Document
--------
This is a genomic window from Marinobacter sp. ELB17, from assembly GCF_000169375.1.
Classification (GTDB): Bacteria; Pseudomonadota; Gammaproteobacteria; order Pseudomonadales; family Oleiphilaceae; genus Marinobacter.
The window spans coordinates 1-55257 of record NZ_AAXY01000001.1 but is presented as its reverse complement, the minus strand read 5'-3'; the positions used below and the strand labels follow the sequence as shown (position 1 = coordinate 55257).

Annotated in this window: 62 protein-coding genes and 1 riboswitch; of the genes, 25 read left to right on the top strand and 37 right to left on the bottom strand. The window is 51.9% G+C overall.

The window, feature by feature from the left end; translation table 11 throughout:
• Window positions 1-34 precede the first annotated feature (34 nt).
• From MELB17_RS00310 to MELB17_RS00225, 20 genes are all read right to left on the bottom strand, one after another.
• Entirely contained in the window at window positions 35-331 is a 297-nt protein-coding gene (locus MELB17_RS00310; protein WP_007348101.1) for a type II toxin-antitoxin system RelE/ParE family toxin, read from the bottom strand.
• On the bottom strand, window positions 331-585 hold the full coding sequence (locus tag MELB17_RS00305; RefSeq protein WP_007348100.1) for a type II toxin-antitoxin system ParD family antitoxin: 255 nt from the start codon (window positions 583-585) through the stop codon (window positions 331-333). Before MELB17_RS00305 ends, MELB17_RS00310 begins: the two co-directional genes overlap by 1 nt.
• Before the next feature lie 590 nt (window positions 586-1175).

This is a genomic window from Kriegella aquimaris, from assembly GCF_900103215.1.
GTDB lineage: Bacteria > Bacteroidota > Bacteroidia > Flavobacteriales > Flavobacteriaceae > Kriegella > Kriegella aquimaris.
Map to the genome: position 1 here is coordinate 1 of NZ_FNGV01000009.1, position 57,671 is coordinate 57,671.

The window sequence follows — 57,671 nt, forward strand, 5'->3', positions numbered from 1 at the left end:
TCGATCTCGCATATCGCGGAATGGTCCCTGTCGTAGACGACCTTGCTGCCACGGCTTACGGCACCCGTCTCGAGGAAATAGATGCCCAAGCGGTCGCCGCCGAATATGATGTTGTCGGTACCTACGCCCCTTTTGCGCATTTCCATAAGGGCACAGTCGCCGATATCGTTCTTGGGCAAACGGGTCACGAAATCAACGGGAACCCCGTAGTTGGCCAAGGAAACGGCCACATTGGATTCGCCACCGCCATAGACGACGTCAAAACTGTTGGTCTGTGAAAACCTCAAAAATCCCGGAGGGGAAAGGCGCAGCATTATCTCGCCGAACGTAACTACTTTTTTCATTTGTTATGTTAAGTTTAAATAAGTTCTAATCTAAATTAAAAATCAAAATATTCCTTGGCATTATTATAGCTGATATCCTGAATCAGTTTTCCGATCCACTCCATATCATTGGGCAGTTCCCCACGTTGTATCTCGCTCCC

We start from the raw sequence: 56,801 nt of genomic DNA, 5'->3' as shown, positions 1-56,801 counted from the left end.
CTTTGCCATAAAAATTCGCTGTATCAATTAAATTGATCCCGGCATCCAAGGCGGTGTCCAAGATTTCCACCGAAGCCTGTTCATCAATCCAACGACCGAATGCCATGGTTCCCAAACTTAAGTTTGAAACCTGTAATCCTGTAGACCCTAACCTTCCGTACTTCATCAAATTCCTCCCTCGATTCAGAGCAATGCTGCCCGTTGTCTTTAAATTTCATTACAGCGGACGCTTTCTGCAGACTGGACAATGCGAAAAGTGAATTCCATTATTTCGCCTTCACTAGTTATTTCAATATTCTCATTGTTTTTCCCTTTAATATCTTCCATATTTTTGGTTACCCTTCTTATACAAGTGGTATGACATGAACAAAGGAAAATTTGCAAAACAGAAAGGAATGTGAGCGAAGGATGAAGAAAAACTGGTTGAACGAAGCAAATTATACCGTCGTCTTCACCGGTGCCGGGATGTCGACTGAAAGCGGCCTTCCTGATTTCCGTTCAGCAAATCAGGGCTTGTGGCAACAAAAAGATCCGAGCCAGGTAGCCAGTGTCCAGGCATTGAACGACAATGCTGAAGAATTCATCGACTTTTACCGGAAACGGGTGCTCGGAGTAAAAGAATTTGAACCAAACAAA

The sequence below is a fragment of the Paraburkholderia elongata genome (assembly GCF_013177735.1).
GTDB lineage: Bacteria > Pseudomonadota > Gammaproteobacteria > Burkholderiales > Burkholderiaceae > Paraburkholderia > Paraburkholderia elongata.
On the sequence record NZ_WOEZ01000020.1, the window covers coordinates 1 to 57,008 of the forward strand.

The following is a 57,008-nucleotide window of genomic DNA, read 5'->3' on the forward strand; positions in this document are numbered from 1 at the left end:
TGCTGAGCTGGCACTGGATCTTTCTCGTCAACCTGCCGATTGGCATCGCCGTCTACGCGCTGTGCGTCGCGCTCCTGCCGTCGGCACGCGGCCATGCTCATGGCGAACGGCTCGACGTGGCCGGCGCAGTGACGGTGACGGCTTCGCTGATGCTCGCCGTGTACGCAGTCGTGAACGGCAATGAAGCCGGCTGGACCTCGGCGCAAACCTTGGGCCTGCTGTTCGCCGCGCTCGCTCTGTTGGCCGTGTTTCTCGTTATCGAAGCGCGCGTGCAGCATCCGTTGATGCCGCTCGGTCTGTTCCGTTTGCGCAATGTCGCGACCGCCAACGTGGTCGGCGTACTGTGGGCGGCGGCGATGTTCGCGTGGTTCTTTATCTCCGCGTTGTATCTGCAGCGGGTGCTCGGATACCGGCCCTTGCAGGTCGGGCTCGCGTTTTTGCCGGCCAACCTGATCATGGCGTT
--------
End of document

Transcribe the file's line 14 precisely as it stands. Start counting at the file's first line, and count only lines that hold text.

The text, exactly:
The window sequence follows — 57,671 nt, forward strand, 5'->3', positions numbered from 1 at the left end: